Reflecting on His Unfailing Love

As I sit in my dorm room, with a little HGTV playing in the background, I can’t help but think back over the past 3 semesters and all that they have brought to my life.
I have been blessed in so many ways by the time I have spent at Lipscomb and the opportunities that life in Nashville has brought. But the point of this post is more aimed at reflecting over how thankful I am that God has plans for my life that amaze me everyday. And thankfully, He continues to work in my life even when I harshly oppose HIs help.
Let’s start at the beginning of the story- how I ended up at Lipscomb.
You see, growing up, Lipscomb was never even on my radar. I had heard about it. Knew where it was. And even had some family and friends that had attended, but it was never something I even considered.
Senior year I had decided that I had 2 schools I needed to choose between- ICC to play tennis or Ole Miss. After many heated conversations and emotional debates, I realized neither of these choices were going to gain much favor or support from my parents. Like most teenagers though, I knew that this was ultimately my decision and I could go wherever I wanted to. HA. (For those of you who are thinking like this, I’ll go ahead and warn you: unless you are paying tuition yourself, going “wherever you want to cause it’s your decision blah blah blah” doesn’t actually work.)
Well now that we have established I clearly had to begin considering other schools, I was at a loss of what to do. The only thing I knew was where I didn’t want to go. Incidentally, it was the exact school my dad wanted me to go to. Funny how it always seems to work like that, isn’t it?
So my mom, trying to be the voice of reason, suggested that we could find a middle ground. Somewhere that was a Christian school, which is the only thing my dad would settle for, but would provide the opportunities and busy city life that I wanted. So the week before Thanksgiving of senior year, I begrudgingly agreed to make a campus visit. (The whole time reassuring myself that I could make this visit to appease my parents and then talk them into letting me go where I was clearly destined to be- Ole Miss).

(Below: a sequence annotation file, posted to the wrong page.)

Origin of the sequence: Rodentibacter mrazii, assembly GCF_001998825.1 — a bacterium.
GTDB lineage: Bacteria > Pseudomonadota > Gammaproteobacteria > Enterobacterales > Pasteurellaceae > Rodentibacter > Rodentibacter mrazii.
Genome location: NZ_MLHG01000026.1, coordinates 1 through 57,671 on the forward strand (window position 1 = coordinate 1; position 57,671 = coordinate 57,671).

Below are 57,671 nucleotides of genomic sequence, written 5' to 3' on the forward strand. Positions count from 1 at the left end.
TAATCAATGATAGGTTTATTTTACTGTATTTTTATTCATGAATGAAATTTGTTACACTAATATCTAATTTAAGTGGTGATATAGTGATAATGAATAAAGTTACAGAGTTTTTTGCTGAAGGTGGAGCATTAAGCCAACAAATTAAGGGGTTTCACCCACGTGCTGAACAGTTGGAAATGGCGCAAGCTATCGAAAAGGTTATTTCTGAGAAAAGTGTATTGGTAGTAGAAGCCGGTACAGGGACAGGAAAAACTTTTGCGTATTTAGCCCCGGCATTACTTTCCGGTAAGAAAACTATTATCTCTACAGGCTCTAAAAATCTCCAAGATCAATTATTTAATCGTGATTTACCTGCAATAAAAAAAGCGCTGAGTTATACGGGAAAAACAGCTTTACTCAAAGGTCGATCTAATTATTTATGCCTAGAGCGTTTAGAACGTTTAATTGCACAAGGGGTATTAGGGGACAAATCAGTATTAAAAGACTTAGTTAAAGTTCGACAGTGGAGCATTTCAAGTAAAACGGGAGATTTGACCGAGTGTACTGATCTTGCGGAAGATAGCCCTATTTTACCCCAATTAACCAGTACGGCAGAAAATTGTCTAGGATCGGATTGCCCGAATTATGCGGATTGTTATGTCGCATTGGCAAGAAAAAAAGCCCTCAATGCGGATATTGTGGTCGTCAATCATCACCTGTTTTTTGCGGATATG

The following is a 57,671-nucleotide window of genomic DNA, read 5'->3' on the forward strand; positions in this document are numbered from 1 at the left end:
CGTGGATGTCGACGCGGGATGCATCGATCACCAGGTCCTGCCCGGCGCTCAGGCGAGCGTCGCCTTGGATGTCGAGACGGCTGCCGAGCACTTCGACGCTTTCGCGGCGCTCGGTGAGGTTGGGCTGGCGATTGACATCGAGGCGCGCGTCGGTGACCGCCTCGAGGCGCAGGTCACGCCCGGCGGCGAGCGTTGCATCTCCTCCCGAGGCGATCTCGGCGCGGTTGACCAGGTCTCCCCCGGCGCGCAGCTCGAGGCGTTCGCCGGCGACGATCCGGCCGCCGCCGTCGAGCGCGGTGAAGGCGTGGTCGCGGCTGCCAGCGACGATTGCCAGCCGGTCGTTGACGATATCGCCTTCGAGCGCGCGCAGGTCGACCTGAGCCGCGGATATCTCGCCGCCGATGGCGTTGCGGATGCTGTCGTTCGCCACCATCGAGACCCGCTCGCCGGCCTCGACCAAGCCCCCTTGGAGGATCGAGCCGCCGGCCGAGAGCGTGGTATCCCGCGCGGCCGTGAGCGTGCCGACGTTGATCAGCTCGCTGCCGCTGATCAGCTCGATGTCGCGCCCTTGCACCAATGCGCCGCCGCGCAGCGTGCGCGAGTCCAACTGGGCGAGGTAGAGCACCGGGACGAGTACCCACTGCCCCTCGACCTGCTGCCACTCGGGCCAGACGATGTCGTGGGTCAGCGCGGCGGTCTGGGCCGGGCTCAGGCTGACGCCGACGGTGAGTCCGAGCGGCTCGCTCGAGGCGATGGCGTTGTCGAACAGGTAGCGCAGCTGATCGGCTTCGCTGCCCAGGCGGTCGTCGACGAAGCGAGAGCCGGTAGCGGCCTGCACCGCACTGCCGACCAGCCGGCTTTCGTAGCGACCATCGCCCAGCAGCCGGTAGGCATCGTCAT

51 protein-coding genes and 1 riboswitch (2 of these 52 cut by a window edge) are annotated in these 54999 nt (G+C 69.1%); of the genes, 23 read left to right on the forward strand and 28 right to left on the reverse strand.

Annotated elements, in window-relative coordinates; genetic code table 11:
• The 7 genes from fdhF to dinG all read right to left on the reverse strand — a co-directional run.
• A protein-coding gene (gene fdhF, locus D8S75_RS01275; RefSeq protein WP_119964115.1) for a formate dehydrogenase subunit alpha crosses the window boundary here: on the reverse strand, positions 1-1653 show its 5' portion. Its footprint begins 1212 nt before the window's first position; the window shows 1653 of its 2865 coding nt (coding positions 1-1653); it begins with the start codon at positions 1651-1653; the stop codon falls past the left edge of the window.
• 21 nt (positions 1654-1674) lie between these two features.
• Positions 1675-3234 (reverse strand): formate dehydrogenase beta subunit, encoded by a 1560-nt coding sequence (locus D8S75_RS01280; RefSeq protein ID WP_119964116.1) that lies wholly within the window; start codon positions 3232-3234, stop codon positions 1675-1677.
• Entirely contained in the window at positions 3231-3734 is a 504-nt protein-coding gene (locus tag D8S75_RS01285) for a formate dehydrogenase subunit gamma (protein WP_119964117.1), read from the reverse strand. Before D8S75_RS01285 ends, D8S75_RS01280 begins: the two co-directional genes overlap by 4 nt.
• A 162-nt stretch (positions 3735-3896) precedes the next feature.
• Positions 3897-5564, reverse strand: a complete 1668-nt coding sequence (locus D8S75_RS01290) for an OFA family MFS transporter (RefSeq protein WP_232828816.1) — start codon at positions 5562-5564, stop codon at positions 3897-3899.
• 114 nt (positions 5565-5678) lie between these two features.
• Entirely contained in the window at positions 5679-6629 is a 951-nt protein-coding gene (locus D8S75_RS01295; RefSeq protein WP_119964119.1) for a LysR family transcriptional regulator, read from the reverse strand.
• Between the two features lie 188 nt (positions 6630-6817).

So, throughout this whole process of choosing a college, both before and after my visit to Lipscomb, I was praying for God to show me where He wanted me to be. Before you think, well that seems like a mature decision, my prayers usually went something like this: “God, I pray that you will show me where you want me to be (I know it’s Ole Miss). I pray that I will trust you with this decision (please lead me to Ole Miss). and I ask that you give my parents peace about my decision and let them know that wherever I go is where you are leading me (God, I really need you to convince them to let me go to Ole Miss). I pray that you will give me the strength and courage to serve you wherever I go (Ole Miss has a lot of people that need to hear about you, God). Please help me to see your plans for me, and help me follow them (Again, please let it be Ole Miss).”
So basically, I was telling God where I needed to be, and really only praying about this decision so I could say “But it’s God’s plan. You HAVE to let me go to Ole Miss.” The whole time, I was completely not open to thinking maybe God was leading me somewhere else.  So I went on my college visit to Lipscomb. For me, it felt like a typical college visit. Not good or bad. Just average. I loved the idea of being in Nashville, but after growing up in private schools, I felt like I was ready for a break from all the extra rules. And my heart was still in Oxford.
On the ride home as we were all discussing the college visit, it was clear my dad was not in favor of this school either. His heart was clearly set on another school, as well, and he did not want to budge. I’m not sure what it is that seems so appealing about going against your parents’ judgement when you’re a teenager, but once my dad gave negative feedback about Lipscomb, it suddenly became a really attractive option. I had decided that there was no way I was going to win the battle of going to Ole Miss, but I felt like I could win this one. Not only did I feel like I could win this one, but I had decided that this was where I was going to go to school. And I’m fairly certain I told them they could let me go to Lipscomb or I just wouldn’t go to college at all. (Because taking on the mentality of a toddler and saying “It’s that one or nothing” would definitely show them I was mature…)